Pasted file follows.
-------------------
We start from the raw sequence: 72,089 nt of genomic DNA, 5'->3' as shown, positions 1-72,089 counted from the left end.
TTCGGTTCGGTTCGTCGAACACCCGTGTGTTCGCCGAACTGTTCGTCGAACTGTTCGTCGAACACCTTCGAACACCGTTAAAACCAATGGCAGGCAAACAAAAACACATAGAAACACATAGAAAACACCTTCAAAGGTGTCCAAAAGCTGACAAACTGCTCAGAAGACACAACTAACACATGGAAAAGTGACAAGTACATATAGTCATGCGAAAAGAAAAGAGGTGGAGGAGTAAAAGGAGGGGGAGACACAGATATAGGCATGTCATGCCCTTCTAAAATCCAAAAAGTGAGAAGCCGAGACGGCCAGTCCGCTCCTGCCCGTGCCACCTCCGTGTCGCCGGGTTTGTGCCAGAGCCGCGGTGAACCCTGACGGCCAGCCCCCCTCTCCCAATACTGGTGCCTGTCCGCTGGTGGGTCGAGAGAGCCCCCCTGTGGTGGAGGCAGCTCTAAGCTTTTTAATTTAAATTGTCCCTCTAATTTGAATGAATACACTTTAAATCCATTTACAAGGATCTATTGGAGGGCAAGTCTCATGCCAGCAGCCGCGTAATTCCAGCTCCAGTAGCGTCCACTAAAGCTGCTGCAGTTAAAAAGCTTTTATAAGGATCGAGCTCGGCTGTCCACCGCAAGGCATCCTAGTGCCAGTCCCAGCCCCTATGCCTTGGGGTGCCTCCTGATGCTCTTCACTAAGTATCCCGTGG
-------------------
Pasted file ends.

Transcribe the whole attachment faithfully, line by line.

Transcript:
We start from the raw sequence: 72,089 nt of genomic DNA, 5'->3' as shown, positions 1-72,089 counted from the left end.
TTCGGTTCGGTTCGTCGAACACCCGTGTGTTCGCCGAACTGTTCGTCGAACTGTTCGTCGAACACCTTCGAACACCGTTAAAACCAATGGCAGGCAAACAAAAACACATAGAAACACATAGAAAACACCTTCAAAGGTGTCCAAAAGCTGACAAACTGCTCAGAAGACACAACTAACACATGGAAAAGTGACAAGTACATATAGTCATGCGAAAAGAAAAGAGGTGGAGGAGTAAAAGGAGGGGGAGACACAGATATAGGCATGTCATGCCCTTCTAAAATCCAAAAAGTGAGAAGCCGAGACGGCCAGTCCGCTCCTGCCCGTGCCACCTCCGTGTCGCCGGGTTTGTGCCAGAGCCGCGGTGAACCCTGACGGCCAGCCCCCCTCTCCCAATACTGGTGCCTGTCCGCTGGTGGGTCGAGAGAGCCCCCCTGTGGTGGAGGCAGCTCTAAGCTTTTTAATTTAAATTGTCCCTCTAATTTGAATGAATACACTTTAAATCCATTTACAAGGATCTATTGGAGGGCAAGTCTCATGCCAGCAGCCGCGTAATTCCAGCTCCAGTAGCGTCCACTAAAGCTGCTGCAGTTAAAAAGCTTTTATAAGGATCGAGCTCGGCTGTCCACCGCAAGGCATCCTAGTGCCAGTCCCAGCCCCTATGCCTTGGGGTGCCTCCTGATGCTCTTCACTAAGTATCCCGTGG